This article was originally published in The Notebook. In August 2020, The Notebook became Chalkbeat Philadelphia.
by Bill Hangley Jr.
Members of the School Advisory Council at Martin Luther King High say that despite the last-minute intervention of an influential state legislator, the battle for control of their school is not over.
When the School Reform Commission meets this week, the King SAC will ask commissioners to stick by their original plan to hand King over to the charter operator Mosaica Education, despite that company’s surprise rejection last month of the SRC’s offer to run King. The SAC does not want to see the school run by Foundations Inc., the top choice of State Rep. Dwight Evans, and the only other candidate for the job.
Officials at Mosaica have told the King SAC that the company is willing to return to King if it can do so with full community support.
“We are still committed to [Mosaica] – and we know they are committed to us,” said Conchevia Washington, parent of a King sophomore and chair of the King SAC, a volunteer committee of parents, students and community members charged with overseeing King’s charter transformation. “We want that original [SRC] motion to stand, and come hell or high water, we’ll deal with it.”
Short of that, they’d like to see a year’s postponement of plans to make King a charter, keeping it under district control, with Foundations gone from its current, limited management role. Subsequent meetings with Foundations have not convinced the SAC members that the organization has a viable turnaround plan for King, Washington said.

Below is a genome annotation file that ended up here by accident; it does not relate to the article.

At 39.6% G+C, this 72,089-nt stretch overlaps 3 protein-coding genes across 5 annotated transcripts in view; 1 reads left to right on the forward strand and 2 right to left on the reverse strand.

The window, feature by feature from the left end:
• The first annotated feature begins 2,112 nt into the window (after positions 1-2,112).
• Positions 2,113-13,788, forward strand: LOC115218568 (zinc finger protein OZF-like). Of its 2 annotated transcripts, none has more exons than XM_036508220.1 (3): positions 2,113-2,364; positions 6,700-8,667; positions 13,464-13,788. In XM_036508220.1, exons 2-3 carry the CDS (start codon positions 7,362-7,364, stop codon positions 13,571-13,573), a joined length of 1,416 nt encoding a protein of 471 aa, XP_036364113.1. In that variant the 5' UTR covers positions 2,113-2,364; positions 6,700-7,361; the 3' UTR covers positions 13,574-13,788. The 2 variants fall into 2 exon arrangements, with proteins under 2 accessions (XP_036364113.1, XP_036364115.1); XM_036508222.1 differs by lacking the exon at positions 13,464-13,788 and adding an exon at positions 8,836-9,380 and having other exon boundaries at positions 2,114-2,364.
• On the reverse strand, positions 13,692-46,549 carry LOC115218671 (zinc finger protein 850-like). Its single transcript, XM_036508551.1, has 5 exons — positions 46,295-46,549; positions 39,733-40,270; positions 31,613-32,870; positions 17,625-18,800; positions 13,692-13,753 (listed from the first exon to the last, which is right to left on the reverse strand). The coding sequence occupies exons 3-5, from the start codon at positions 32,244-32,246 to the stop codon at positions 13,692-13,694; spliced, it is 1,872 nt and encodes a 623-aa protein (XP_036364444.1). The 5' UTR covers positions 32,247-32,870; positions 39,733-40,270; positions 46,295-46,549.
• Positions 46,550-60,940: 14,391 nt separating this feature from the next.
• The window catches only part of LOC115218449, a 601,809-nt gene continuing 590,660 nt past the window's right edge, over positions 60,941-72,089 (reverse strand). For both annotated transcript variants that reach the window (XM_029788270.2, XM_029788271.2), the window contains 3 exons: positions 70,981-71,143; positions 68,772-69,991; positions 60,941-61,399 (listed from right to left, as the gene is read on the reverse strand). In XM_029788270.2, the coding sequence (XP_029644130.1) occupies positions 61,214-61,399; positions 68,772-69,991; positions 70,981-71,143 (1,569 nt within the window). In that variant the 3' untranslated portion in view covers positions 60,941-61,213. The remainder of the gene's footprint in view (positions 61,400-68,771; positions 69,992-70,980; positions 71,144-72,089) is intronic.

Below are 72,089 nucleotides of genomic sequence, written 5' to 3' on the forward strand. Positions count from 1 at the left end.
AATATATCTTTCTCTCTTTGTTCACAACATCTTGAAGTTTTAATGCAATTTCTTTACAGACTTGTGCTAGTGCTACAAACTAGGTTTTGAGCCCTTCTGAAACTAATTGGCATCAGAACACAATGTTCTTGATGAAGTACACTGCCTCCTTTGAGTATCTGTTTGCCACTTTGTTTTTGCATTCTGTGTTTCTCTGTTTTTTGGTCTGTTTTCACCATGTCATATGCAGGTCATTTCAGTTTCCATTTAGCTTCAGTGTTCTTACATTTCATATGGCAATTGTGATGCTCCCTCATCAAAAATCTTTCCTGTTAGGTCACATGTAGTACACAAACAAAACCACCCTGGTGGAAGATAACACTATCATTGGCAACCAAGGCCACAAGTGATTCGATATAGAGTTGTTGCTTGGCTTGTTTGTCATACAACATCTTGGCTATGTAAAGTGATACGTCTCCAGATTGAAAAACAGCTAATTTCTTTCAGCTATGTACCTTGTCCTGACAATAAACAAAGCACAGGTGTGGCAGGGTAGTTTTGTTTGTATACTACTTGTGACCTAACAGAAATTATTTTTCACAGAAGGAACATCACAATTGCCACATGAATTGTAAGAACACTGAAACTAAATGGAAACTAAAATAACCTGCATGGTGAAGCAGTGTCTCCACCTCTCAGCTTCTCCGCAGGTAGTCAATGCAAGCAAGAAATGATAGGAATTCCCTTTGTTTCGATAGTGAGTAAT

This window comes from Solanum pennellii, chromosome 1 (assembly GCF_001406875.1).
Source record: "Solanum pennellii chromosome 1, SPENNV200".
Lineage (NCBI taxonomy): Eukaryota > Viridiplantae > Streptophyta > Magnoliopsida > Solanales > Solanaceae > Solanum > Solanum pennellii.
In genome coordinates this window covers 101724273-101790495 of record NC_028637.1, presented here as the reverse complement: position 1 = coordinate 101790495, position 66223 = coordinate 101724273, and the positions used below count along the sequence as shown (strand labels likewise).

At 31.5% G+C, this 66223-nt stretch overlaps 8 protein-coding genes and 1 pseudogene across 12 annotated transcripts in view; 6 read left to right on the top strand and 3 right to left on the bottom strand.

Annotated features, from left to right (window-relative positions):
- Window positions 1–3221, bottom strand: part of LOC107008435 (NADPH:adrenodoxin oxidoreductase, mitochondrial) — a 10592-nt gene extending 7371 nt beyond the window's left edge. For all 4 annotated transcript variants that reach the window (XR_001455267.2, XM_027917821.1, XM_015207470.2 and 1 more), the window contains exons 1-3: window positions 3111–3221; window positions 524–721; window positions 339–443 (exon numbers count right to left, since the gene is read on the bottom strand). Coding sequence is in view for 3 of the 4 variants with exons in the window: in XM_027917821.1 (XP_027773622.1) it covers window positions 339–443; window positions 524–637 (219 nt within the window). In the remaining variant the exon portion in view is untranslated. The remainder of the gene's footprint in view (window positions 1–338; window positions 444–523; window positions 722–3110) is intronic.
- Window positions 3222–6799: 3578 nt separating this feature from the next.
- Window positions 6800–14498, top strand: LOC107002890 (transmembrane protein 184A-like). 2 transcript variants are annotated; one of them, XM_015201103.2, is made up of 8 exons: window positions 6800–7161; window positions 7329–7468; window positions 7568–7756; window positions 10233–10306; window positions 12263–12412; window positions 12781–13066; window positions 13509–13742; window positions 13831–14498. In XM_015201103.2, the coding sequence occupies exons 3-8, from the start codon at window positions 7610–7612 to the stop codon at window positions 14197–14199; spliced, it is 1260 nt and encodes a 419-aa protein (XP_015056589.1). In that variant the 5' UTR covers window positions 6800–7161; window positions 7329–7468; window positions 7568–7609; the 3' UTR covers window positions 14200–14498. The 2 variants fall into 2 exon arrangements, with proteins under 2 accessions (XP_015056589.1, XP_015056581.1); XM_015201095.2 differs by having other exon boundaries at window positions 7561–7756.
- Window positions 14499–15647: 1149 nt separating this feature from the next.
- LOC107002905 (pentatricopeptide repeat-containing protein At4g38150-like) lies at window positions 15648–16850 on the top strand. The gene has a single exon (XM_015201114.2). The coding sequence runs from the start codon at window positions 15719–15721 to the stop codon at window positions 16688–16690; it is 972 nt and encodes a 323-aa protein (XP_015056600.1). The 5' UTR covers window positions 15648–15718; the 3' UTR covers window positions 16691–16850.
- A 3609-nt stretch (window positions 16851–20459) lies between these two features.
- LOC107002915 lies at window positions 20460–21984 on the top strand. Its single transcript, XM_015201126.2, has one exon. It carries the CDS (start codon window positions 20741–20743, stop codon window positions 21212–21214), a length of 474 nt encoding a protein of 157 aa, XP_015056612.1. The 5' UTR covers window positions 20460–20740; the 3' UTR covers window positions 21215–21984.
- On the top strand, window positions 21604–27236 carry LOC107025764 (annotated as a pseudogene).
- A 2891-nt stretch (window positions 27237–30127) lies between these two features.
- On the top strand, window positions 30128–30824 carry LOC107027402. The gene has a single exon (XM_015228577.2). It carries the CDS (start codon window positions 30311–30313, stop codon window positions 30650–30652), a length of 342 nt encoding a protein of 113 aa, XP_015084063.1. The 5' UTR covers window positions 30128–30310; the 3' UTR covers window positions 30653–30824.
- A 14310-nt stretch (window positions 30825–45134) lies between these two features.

This story continues on the NewsWorks website; it is a product of a reporting collaboration between the Notebook and WHYY.
Editor’s note: The photo that initially appeared with this story was mistakenly identified as members of the SAC. It actually depicted members of the Martin Luther King Alumni Association, which has not made statements or taken a position endorsing Mosaica or Foundations. According to Darren Whitfield of the association, "Our stance is that we will work with whatever charter company comes into our school. We chose not to endorse either one for unity among the alumni." We regret the error.